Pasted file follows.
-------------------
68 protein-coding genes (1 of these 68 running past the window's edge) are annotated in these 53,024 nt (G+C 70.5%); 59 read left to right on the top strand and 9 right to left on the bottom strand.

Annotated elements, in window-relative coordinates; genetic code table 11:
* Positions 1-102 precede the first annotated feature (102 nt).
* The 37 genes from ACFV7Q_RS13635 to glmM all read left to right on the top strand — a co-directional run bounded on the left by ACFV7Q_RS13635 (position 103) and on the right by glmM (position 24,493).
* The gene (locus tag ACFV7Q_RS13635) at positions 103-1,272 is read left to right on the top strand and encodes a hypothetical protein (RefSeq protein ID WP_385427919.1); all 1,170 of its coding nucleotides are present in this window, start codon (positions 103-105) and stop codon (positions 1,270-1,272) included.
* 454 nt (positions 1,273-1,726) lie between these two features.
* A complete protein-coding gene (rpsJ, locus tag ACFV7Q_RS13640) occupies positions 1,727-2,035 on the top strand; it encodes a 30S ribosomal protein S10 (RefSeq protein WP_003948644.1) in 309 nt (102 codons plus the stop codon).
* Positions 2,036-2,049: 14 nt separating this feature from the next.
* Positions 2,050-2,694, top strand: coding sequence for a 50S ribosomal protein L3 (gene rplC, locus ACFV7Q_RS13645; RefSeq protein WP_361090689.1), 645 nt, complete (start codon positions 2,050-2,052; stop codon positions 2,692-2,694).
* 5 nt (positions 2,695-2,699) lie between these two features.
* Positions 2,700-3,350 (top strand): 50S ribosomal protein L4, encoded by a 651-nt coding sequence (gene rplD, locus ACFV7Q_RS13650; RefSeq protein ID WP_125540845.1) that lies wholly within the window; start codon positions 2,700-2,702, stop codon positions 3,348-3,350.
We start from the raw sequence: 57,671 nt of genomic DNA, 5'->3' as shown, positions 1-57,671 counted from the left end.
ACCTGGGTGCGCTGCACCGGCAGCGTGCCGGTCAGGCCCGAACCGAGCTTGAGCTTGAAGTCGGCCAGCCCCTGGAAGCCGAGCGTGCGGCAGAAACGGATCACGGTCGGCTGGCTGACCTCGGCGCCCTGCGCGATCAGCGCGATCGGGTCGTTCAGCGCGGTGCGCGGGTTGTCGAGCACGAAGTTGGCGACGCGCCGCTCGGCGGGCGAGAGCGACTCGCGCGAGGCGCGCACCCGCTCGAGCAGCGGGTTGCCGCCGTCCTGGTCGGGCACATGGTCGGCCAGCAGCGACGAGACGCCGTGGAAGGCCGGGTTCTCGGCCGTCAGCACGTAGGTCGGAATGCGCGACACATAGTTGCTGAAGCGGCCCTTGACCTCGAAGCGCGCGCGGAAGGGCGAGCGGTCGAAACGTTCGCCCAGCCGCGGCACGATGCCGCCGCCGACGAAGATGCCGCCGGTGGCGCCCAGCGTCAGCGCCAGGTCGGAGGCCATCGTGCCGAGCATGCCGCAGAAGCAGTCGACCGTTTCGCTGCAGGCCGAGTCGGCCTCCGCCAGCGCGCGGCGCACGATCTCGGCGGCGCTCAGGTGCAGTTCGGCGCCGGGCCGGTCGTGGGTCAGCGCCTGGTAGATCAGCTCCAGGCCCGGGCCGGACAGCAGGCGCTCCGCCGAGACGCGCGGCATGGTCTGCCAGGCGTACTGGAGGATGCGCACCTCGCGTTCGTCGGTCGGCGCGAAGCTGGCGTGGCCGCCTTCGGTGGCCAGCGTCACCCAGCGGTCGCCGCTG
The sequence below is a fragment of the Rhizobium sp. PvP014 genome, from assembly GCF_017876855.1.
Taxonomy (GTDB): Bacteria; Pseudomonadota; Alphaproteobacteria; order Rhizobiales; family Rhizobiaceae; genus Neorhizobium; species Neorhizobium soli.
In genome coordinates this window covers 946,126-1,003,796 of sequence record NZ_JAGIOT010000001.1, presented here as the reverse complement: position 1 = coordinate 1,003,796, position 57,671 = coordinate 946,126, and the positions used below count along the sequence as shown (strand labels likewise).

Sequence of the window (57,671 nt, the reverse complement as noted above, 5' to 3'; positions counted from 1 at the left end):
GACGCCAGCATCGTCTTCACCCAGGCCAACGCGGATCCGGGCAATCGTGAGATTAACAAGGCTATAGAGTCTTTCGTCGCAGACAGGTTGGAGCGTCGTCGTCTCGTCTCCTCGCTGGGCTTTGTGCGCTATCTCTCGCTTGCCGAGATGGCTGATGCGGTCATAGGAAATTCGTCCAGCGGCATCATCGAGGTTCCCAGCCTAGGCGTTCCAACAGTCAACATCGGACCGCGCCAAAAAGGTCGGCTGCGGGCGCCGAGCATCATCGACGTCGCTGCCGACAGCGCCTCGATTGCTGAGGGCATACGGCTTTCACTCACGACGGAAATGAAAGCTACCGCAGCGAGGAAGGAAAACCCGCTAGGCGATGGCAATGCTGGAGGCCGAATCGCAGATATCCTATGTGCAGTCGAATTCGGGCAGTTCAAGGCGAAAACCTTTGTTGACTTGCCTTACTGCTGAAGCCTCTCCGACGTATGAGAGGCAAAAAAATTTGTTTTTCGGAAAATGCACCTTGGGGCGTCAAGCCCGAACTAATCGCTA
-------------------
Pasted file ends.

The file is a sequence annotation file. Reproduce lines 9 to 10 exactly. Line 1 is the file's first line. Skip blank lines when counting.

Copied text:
* Positions 2,050-2,694, top strand: coding sequence for a 50S ribosomal protein L3 (gene rplC, locus ACFV7Q_RS13645; RefSeq protein WP_361090689.1), 645 nt, complete (start codon positions 2,050-2,052; stop codon positions 2,692-2,694).
* 5 nt (positions 2,695-2,699) lie between these two features.